Drug dealers not entirely to blame

As a former Baltimore City police officer, I am keenly aware of the dangers and effects of heroin use, including addiction, users’ deteriorated physical condition, deviant, violent, and criminal behavior, destroyed families, etc. The battleground in the unwinnable “War on Drugs” is fraught with danger, misallocation of resources, and legal abuses. While we strive to break the links between users and dealers, it is myopic to suggest that drug dealers are the source of the problem; if only it the “fix” was that easy. To blame the “Philly” dealers which seems to be a recurring theme among those struggling to solve the county’s drug woes demonstrates tunnel vision and intellectual laziness. Rather, dealers are simply an easy target and one part of the demand-and-supply equation.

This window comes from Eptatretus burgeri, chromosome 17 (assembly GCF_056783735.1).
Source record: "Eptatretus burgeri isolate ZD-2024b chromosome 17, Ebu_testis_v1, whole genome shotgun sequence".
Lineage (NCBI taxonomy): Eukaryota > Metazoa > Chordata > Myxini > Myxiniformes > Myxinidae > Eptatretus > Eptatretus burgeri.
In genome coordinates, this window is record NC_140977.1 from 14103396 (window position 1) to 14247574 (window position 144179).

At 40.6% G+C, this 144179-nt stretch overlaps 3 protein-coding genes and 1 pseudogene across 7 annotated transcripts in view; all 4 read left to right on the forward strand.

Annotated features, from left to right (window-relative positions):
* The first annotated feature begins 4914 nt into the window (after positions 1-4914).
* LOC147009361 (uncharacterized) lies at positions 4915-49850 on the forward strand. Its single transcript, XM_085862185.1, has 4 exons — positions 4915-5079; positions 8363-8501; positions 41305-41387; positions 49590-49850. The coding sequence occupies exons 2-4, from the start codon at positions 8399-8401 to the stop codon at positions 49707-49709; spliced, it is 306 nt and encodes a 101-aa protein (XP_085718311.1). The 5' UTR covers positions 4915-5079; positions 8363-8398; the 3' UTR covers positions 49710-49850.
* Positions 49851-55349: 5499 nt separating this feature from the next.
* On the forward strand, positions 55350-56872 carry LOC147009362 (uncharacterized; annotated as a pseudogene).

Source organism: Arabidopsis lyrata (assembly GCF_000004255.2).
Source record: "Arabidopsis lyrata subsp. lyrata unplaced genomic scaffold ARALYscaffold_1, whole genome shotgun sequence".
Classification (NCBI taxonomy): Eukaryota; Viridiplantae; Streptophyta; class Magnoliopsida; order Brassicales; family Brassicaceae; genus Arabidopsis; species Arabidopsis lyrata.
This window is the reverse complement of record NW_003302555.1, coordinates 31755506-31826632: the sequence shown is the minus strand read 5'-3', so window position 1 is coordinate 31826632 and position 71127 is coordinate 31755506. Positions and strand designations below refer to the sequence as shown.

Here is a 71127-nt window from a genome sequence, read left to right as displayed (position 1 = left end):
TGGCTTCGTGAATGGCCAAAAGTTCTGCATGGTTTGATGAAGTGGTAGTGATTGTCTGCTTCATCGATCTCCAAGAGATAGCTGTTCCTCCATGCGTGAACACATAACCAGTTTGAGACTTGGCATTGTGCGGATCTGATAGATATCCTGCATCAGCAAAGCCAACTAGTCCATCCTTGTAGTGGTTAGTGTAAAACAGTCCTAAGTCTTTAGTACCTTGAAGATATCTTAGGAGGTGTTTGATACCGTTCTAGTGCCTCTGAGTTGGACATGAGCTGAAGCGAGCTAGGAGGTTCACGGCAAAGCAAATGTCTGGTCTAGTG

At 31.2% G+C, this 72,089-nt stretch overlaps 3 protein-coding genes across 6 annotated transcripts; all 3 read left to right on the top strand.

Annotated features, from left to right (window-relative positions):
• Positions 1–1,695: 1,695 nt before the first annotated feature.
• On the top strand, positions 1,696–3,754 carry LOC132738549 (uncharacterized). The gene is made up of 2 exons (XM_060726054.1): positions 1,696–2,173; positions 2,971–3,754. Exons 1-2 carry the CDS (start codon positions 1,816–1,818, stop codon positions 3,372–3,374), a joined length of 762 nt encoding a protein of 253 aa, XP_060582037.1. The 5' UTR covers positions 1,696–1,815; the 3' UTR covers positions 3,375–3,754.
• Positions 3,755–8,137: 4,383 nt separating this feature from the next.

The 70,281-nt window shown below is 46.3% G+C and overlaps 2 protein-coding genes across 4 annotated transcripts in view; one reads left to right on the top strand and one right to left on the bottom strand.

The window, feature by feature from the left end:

Of the thousands of calls-for-service I’ve responded to as a police officer, a “user/victim” never alleged that a dealer forcibly coerced or threatened them to purchase their product. Conversely, your article “Heroin abuse is an everyday problem locally” reinforced the notion that the deliberate and calculated decision to seek out, purchase, and use heroin is purely an act of free will. Blame social status, unemployment, poverty, family problems, and any and all circumstances; users rarely take personal responsibility for their bad choices. Users create demand for a market to which suppliers respond. Certainly, arrest the dealers, but also lay blame on the unending flow of users who knowingly seek out their next high. Until demand for product ceases, the supply market will continue, as will Lycoming County’s drug-related problems.

David Bjorkman


Submitted by Virtual Newsroom